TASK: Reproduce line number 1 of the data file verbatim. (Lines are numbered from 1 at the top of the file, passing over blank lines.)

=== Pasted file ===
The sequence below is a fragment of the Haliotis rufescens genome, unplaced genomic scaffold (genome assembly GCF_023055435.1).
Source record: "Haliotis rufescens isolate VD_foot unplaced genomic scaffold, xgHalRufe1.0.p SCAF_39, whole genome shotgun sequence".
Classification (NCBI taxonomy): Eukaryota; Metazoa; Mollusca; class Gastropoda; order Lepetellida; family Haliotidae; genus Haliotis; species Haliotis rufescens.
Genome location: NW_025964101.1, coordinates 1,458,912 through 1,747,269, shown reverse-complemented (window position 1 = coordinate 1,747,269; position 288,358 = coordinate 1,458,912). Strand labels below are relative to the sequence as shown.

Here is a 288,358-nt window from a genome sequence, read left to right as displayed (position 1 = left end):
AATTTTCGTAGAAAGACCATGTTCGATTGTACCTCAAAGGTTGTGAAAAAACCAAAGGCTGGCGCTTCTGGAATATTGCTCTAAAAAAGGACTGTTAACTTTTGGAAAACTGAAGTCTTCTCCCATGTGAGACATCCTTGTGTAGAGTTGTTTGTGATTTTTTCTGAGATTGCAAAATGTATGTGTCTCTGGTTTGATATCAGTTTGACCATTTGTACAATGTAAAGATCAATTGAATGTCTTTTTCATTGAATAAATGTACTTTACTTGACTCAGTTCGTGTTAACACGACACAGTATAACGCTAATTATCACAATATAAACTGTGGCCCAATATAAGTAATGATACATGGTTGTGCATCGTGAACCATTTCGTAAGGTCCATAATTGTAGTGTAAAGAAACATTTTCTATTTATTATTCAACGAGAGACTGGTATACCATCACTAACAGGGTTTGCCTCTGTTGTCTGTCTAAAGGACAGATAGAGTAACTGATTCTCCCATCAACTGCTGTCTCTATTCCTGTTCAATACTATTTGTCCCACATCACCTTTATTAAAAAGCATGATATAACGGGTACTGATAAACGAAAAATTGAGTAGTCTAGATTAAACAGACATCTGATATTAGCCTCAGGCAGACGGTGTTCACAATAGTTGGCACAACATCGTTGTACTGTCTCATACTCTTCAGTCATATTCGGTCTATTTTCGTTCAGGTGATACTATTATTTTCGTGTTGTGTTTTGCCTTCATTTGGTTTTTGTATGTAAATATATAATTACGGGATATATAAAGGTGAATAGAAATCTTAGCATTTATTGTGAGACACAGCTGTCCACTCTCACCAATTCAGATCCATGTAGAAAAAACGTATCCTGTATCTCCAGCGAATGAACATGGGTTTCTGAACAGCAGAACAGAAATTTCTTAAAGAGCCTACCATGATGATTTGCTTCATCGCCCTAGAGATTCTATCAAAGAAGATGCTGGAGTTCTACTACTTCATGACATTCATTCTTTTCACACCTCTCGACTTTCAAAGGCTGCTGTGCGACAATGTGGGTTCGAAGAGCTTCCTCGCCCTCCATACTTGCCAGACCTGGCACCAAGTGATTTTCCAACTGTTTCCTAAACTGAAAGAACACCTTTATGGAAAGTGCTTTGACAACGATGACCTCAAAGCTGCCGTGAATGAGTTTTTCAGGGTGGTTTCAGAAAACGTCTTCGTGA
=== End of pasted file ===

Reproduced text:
The sequence below is a fragment of the Haliotis rufescens genome, unplaced genomic scaffold (genome assembly GCF_023055435.1).